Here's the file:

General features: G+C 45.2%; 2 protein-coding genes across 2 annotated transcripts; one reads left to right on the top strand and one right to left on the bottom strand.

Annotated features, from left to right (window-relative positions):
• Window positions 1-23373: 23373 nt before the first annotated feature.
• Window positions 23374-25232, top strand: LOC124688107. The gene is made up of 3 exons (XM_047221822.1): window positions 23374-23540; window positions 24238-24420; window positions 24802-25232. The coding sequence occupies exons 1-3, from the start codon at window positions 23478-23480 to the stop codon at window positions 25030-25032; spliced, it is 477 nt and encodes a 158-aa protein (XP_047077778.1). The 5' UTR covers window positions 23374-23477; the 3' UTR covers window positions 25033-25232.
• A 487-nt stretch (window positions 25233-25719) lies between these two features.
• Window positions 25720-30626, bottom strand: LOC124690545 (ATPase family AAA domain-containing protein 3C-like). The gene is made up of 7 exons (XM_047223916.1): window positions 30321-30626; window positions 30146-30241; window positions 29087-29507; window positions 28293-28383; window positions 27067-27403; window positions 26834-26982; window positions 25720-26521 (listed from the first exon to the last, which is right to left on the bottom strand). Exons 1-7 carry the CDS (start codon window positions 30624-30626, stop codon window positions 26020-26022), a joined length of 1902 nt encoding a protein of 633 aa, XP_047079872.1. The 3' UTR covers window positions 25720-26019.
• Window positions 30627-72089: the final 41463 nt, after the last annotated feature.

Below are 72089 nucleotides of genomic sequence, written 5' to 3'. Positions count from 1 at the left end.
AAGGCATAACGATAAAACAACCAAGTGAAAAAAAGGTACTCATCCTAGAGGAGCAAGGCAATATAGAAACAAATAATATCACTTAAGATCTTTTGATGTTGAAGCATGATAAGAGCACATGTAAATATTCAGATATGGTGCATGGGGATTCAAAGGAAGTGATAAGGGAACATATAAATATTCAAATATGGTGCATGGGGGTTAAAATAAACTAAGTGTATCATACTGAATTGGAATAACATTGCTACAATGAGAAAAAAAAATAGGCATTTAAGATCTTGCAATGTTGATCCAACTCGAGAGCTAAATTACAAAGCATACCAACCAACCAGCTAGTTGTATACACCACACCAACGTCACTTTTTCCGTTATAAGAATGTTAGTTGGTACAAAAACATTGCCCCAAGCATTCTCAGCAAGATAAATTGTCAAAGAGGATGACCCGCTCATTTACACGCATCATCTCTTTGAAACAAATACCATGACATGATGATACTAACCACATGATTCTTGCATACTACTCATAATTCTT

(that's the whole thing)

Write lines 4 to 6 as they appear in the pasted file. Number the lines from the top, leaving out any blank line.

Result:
• Window positions 23374-25232, top strand: LOC124688107. The gene is made up of 3 exons (XM_047221822.1): window positions 23374-23540; window positions 24238-24420; window positions 24802-25232. The coding sequence occupies exons 1-3, from the start codon at window positions 23478-23480 to the stop codon at window positions 25030-25032; spliced, it is 477 nt and encodes a 158-aa protein (XP_047077778.1). The 5' UTR covers window positions 23374-23477; the 3' UTR covers window positions 25033-25232.
• A 487-nt stretch (window positions 25233-25719) lies between these two features.
• Window positions 25720-30626, bottom strand: LOC124690545 (ATPase family AAA domain-containing protein 3C-like). The gene is made up of 7 exons (XM_047223916.1): window positions 30321-30626; window positions 30146-30241; window positions 29087-29507; window positions 28293-28383; window positions 27067-27403; window positions 26834-26982; window positions 25720-26521 (listed from the first exon to the last, which is right to left on the bottom strand). Exons 1-7 carry the CDS (start codon window positions 30624-30626, stop codon window positions 26020-26022), a joined length of 1902 nt encoding a protein of 633 aa, XP_047079872.1. The 3' UTR covers window positions 25720-26019.